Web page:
Chemistry 142

Physical Chemistry

Spring, 2003

Instructor: Dan Decious

Sequioa 510



Office Hrs.: Monday, Wed 9 - 9:45, 11 - 11:30, 1 - 3 (or later, by appointment)

Tuesday 9 - 11:30, 1 - 1:45

Thursday 9 - 11:30, 1 - 1:30, 5 - 6

Friday 9 - 9:45

By appointment, if necessary; in fact, I'll put my life, in half-hour increments, on the door to my office. If you need some time all to yourself, or for a small group, just sign in to reserve a time.

 The Text, and other helpful devices:

 Physical Chemistry, by Laidler, Meiser, and Sanctuary (4th Edition)

 I'll put some others in the Reserved Book Room in the library; my favorite three are Physical Chemistry, by Walter Moore, Chemical Thermodynamics, by Walter (Blood) Klotz (who was, incidentally, one of Dr. Ritchey's research advisors), and Quantum Mechanics in Chemistry, by Melvin W. Hanna.


One year of Engineering Calculus, equivalent to Math 30 and 31 on this campus, and one year of non-calculus based Physics, equivalent to Physics 5A and 5B here. If you haven’t had these, and would like to stay in the course, please come by for a discussion about the right thing to do. I'm flexible, but I don't want you to get in over your head.

 The course:

So, what is Physical Chemistry? And why does it have all these prerequisites? Well, a clue to the first question can be found by looking up the word, "physical", in the dictionary. It means, "of nature". So P. Chem is the chemistry of nature. That means it tries to explain the following: Everything. That is, it is a discipline that attempts to provide the experimental and theoretical bases for all of chemistry. Every experimental technique, more or less, began in the laboratory of a physical chemist. Every attempt to understand the mechanism of how things work is within the purview of physical chemistry. And that's why we require the math; as Nobel Laureate Richard W. Feynman said, "If it's not mathematical, it's not science". My experience is that a large number of our majors are able to pass eight (or twelve) units of The Calculus and learn damned little, so I'll give a short review of The Calculus near the beginning of the semester. (Didja ever notice that folks don't say The Arithmetic, or The Algebra, but they do say The Calculus? Hmmm...)

 The Subjects:

As the text says, there are three conceptual theories: quantum mechanics, statistical mechanics, and thermodynamics. Since biochemistry deals with systems that are too complicated for an accurate quantum or statistical analysis, most of our time will be spent on thermodynamics, which is the study of energy transfer and chemical equilibrium. However, we will get to delve into quantum mechanics, chemical kinetics, and a tiny bit of statistical thermodynamics.

 The Grading:

Boy, will you get feedback! We'll have weekly quizzes, usually on Fridays, homework, three hour exams, and a final. The points will be as follows:

Quizzes: I'll count the best 10 of 12, at 10 points each.

100 points

Problem Sets

100 points

Hour Exams: (Friday, Feb. 28, Friday, Apr. 4, and Monday, May 12)

300 points

Final Exam: (Wednesday, May 21)

200 points


700 points

 Some Tips:

1 - Don't ever miss class! Every study of academic success has found that class attendance correlates most strongly with good grades. To encourage you, I'll take attendance every class day, and give random (2 point) quizlets, based on reading and previous lectures.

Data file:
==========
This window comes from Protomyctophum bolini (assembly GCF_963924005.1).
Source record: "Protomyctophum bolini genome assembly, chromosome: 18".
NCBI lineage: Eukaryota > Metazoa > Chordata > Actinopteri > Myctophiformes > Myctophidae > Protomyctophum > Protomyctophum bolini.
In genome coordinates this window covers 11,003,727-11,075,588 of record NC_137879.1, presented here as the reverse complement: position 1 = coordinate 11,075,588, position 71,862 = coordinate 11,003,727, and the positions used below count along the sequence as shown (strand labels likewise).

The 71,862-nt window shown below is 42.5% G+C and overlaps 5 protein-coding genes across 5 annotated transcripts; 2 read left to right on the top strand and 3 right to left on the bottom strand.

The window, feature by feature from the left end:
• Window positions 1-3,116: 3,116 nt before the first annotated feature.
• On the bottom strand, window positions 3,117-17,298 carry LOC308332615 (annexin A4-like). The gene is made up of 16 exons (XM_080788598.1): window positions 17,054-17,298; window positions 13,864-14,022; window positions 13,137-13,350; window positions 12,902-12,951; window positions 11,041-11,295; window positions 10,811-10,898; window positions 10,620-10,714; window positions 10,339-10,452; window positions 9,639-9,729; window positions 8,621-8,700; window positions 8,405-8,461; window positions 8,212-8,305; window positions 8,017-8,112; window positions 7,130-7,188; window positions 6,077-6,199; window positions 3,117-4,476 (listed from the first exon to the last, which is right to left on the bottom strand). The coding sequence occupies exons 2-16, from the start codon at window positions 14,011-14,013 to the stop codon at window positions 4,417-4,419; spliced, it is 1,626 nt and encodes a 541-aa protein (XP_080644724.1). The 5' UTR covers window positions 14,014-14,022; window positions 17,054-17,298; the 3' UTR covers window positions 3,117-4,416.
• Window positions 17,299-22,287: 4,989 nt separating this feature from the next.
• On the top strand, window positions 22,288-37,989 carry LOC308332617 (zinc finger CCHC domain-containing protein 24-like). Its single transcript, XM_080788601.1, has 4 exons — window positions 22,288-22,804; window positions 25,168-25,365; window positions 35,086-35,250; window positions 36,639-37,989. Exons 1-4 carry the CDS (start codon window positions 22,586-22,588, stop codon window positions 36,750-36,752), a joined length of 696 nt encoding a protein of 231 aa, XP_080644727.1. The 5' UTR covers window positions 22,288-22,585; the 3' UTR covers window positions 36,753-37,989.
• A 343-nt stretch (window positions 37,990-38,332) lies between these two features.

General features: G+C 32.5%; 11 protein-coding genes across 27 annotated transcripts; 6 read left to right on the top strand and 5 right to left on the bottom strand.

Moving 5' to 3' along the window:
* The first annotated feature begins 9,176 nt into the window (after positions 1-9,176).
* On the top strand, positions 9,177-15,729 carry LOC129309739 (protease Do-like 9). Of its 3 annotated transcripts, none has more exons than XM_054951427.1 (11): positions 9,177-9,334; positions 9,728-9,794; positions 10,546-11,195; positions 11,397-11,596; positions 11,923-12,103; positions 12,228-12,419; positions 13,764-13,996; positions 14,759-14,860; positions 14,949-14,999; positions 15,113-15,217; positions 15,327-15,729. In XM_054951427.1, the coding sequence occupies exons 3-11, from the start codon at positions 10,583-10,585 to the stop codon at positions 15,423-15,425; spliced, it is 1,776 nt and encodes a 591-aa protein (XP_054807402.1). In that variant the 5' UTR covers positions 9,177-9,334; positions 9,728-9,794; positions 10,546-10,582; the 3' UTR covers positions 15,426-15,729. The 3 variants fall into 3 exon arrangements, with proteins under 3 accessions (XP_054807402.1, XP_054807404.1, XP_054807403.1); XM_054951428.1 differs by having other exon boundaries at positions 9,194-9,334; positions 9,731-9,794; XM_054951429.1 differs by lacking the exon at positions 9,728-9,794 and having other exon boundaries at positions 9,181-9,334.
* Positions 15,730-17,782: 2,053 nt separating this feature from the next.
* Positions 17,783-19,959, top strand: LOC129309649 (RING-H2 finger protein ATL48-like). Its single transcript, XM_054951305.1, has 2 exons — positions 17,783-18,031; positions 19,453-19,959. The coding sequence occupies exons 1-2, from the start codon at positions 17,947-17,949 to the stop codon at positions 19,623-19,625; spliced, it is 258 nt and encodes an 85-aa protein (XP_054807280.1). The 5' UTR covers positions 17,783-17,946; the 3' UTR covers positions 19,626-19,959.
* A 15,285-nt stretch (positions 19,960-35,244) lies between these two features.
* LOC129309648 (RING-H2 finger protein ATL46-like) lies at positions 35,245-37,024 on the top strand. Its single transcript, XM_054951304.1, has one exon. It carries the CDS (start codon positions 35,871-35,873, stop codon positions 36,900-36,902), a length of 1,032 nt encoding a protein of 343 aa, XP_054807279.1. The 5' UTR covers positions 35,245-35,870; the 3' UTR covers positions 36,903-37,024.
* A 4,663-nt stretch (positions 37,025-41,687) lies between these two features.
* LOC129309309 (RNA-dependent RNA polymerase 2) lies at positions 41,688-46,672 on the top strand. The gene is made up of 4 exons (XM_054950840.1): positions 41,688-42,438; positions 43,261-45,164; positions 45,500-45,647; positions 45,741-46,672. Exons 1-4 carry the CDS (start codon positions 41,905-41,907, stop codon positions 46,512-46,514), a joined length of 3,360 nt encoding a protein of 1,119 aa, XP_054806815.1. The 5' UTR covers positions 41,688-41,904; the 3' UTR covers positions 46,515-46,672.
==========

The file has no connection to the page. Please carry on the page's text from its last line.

2 - Take the Problem Sets seriously; start them soon enough so you can ask me (or each other) about them if necessary. Besides, letting difficult problems "gestate" in the back of your mind after you have unsuccessfully wrestled with them is one good method of problem solving.


3 - Go over my comments on the graded Problem Sets carefully; they're intended to let you know what I think is important about our discipline.


4 - Pay attention to units, especially SI units. Not only must the units of both sides of any equation be the same, but if A = B + C, A, B, and C must have the same units.


5 - Do as many problems as you can; one of the advantages of our text is that there are several problems in each chapter with provided answers. Do these, and ask about ones that give you difficulty.

 6 - Don't be a stranger. I've got oodles of office hours; there is a reason for this.

Lecture Schedule




Reading, L,M,S



1/27 - 31

Gases; Law of Corresponding States;
Partial Derivatives

Chapter 1, Appendix C;
Sec. 2.2


2/3 - 7

Multi- Dimensional Calculus:First Law of Thermo; work, heat and Energy; ΔHrxn

Sections 2.1-2.5


2/10 - 14

ΔHrxn at T ≠ 398 K, CP vs. CV

Sections 2.6, 2.7, 15.1


2/17 - 21

Predicting C’s from the Equipartition of Energy; Second Law of Thermo

Sections 3.1-3.5


2/25 - 28

Three Criteria of Spontaneity                  First Hour Exam!

Sections 3.6-3.10


3/3 - 7

ΔG from the lab; Maxwell Equations; The Great Equation

Chapter 4


3/10 - 14

Le Chatelier’s Principle; Phase Equilibria; Solution Thermo. (Who’s to blame?)

Sections 5.1-5.5


3/17 - 21

Activities and Activity Coefficients; Colligative Properties

Sections 5.6-5.8


3/24 - 28

DHILL, Redox Thermo, Nernst Eq’n

Sections 7.10-7.13


3/31* - 4/4

Donnan Equilibria; Kinetics;                Second Hour Exam!                                  *No class on 3/31; Chavez’ Holiday

Sections 8.1-8.6, 9.1-9.3


4/7 - 11

Integrated Rate Equations; Law of Connick

Sections 9.4, 9.6-9.10


4/12 - 20

Spring Vacation!!!


4/21 - 25

Ienzyme Kinetics; Theories of kR

Sections 10.1-10.4, 10.9


4/28 - 5/2

“Simple” Quantum Mechanics; the pib

Sections 11.1-11.6


5/5 - 9

The H atom; Viral Theorem; the Variation Principle; Spectroscopy

Section 11.7, 11.8, 13.1, 13.3


5/12 - 16

Third Hour Exam! ; Molecular Spectroscopy

Sections 13.4-13.6


Wed.,May 21

Final Examination


Old Exams